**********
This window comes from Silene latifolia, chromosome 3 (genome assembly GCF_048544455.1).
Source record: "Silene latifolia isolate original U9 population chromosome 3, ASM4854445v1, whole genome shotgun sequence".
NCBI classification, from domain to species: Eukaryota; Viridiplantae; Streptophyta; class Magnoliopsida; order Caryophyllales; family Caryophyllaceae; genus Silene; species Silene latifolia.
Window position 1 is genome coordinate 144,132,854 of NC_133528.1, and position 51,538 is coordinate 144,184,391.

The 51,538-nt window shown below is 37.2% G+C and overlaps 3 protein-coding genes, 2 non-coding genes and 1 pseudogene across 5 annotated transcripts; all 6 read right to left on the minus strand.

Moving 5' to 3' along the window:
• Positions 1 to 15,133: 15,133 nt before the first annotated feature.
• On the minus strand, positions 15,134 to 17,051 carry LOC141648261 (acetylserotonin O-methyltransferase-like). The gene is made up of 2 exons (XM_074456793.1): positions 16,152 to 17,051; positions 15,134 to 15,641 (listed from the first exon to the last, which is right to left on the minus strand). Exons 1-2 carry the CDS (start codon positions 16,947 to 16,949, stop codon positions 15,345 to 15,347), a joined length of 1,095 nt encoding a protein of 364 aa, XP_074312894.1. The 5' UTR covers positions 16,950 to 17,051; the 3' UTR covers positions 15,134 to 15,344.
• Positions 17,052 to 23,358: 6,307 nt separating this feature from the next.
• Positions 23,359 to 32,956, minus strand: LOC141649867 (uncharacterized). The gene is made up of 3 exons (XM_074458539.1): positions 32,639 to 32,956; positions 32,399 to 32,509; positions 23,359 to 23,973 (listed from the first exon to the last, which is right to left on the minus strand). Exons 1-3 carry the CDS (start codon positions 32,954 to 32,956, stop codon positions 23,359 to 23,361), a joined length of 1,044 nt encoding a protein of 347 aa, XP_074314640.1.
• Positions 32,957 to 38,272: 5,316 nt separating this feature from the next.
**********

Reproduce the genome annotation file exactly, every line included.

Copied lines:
This window comes from Silene latifolia, chromosome 3 (genome assembly GCF_048544455.1).
Source record: "Silene latifolia isolate original U9 population chromosome 3, ASM4854445v1, whole genome shotgun sequence".
NCBI classification, from domain to species: Eukaryota; Viridiplantae; Streptophyta; class Magnoliopsida; order Caryophyllales; family Caryophyllaceae; genus Silene; species Silene latifolia.
Window position 1 is genome coordinate 144,132,854 of NC_133528.1, and position 51,538 is coordinate 144,184,391.

The 51,538-nt window shown below is 37.2% G+C and overlaps 3 protein-coding genes, 2 non-coding genes and 1 pseudogene across 5 annotated transcripts; all 6 read right to left on the minus strand.

Moving 5' to 3' along the window:
• Positions 1 to 15,133: 15,133 nt before the first annotated feature.
• On the minus strand, positions 15,134 to 17,051 carry LOC141648261 (acetylserotonin O-methyltransferase-like). The gene is made up of 2 exons (XM_074456793.1): positions 16,152 to 17,051; positions 15,134 to 15,641 (listed from the first exon to the last, which is right to left on the minus strand). Exons 1-2 carry the CDS (start codon positions 16,947 to 16,949, stop codon positions 15,345 to 15,347), a joined length of 1,095 nt encoding a protein of 364 aa, XP_074312894.1. The 5' UTR covers positions 16,950 to 17,051; the 3' UTR covers positions 15,134 to 15,344.
• Positions 17,052 to 23,358: 6,307 nt separating this feature from the next.
• Positions 23,359 to 32,956, minus strand: LOC141649867 (uncharacterized). The gene is made up of 3 exons (XM_074458539.1): positions 32,639 to 32,956; positions 32,399 to 32,509; positions 23,359 to 23,973 (listed from the first exon to the last, which is right to left on the minus strand). Exons 1-3 carry the CDS (start codon positions 32,954 to 32,956, stop codon positions 23,359 to 23,361), a joined length of 1,044 nt encoding a protein of 347 aa, XP_074314640.1.
• Positions 32,957 to 38,272: 5,316 nt separating this feature from the next.